Family mover only 2 airbags??? Life is cheap in Malaysia or what??? More so its an MPV hence it a people mover plus MPVs usually more prone to crashes and when it does its usually mre severe…for obvious reasons.. Why with incentives still RM138k onwards??? I have surveyed the MPV market, the Biante is the Serena biggest rival but sama sam only 2 airbags!!! The 5008 is actually quite nice and well equipped (eg. 6 airbags), that is if you can tolerate the crap Naza aftersales service….

    Like or Dislike: Thumb up 2 Thumb down 4
  • ricky chan on Feb 28, 2015 at 5:42 pm

    *hi folks. I’m deciding between a Nissan Serena & Toyota Noah, looks & interior materials aside, mechanically which in your opinion is more reliable of the 2? as I’m worried that Nissan being a sister Co. to Renault, will be sharing one part too many between them ie. I don’t rank french cars too highly.

    many thx

    Like or Dislike: Thumb up 1 Thumb down 0
  • Mohd Hilmi Hasan on Jun 14, 2015 at 9:56 am

    Is hybrid battery a concern? I read toyota/honda hybrid batt costs around rm8-10k and it should be replaced every 8-10 yrs. How abt serena’s? One salesman told me serena’s hybrid batt cost only rm800. Is ot true? How come nissan batt costs only 10% of toyota/honda batt? Can anyone share the info? Tq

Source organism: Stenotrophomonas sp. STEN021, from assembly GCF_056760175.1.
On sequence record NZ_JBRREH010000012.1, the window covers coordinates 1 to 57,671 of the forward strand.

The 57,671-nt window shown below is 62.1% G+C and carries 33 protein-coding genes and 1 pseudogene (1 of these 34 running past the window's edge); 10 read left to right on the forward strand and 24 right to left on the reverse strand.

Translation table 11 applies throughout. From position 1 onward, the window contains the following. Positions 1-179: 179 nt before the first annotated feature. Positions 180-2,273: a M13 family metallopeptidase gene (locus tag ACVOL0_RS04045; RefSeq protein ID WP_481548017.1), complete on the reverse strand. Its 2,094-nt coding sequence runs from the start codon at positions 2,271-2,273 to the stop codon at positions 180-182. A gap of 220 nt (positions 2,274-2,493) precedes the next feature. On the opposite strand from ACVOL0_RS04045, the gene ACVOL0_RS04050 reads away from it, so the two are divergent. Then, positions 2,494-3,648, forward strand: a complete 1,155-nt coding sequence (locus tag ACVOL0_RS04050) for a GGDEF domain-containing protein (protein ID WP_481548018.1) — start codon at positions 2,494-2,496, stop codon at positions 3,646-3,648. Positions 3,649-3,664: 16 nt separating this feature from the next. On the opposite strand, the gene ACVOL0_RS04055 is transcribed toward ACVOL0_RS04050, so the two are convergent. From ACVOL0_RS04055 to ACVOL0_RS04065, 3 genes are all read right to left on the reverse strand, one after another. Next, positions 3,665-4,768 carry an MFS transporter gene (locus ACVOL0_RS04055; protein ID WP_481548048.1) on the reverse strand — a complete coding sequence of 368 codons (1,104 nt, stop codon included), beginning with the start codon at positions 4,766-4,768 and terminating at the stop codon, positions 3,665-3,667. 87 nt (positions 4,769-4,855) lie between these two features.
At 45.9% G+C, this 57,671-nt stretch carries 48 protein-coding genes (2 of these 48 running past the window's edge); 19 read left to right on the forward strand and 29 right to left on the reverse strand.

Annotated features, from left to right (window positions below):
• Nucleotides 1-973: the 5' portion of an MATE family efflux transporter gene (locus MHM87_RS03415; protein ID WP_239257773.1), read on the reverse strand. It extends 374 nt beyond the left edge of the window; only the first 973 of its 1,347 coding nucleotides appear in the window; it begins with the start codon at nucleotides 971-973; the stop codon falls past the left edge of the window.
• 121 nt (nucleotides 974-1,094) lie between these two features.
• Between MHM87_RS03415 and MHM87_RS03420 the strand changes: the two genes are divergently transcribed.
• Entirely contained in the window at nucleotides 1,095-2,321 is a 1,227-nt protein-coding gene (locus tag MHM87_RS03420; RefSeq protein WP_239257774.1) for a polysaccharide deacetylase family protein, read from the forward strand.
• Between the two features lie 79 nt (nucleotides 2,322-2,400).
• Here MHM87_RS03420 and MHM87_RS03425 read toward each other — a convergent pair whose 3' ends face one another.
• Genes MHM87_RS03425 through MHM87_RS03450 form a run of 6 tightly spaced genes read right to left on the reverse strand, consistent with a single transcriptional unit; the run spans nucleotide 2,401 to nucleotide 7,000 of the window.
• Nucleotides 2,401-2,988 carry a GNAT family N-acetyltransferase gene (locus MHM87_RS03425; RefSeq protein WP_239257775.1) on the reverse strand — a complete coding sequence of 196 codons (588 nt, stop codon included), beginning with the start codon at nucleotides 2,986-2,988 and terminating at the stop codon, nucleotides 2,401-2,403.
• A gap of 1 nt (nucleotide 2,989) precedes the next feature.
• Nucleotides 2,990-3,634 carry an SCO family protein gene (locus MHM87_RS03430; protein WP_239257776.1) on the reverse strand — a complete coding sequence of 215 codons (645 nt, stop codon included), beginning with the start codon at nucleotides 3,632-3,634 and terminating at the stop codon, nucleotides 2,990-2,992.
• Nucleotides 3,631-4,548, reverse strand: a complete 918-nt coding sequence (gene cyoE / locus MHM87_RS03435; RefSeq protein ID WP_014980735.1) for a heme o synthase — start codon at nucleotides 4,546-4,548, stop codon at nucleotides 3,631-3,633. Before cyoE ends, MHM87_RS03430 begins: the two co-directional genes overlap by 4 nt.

Like or Dislike: Thumb up 1 Thumb down 0
    • Serena using micro-hybrid technology, which will do battery charging when accelerator is released and discharging only at idling condition. The battery will only be used to power fans, lighting and head unit when engine stops while idling.

      RM 800 is true as their battery is much smaller than Toyota’s full hybrid and smaller than Honda’s mild hybrid.

      Like or Dislike: Thumb up 3 Thumb down 0
  • OptimusPrime2015 on Jul 17, 2015 at 12:46 pm

    The Serena battery is RM1700. 1st year 100% replacement, 2nd year 50:50 battery replacement cost sharing and 3rd year 30:70 cost sharing with TCM bearing 30% battery cost

    Like or Dislike: Thumb up 0 Thumb down 0
  • budlee on Feb 25, 2016 at 5:32 pm

    Our company just changed our old Serena into this. Quite comfy, the HUGE windows allow you to see everything. The start stop is ok, but the aircond just blow regular air in my experience

    Like or Dislike: Thumb up 0 Thumb down 0
  • Fadzil on Nov 14, 2016 at 4:41 pm

    How much is the battery again??? Any comment from owner please..

    Like or Dislike: Thumb up 0 Thumb down 0
  • Cocoi on Jan 11, 2017 at 1:34 pm

    I am owner serena hybrid. Bought nov 2014 facelift design. Compare with my friend using others MPV (alza, exora, innova, wish, biante, starex)
    As my experience and also review from my friends, serena more better and satisfaction for buying this mpv.
    when you drive or being passenger, you feel more comfortable and satisfy.

    Like or Dislike: Thumb up 3 Thumb down 2
  • Inoue on Jul 09, 2019 at 1:22 am

    Where is the full specification of the car???

    Like or Dislike: Thumb up 0 Thumb down 0

Add a comment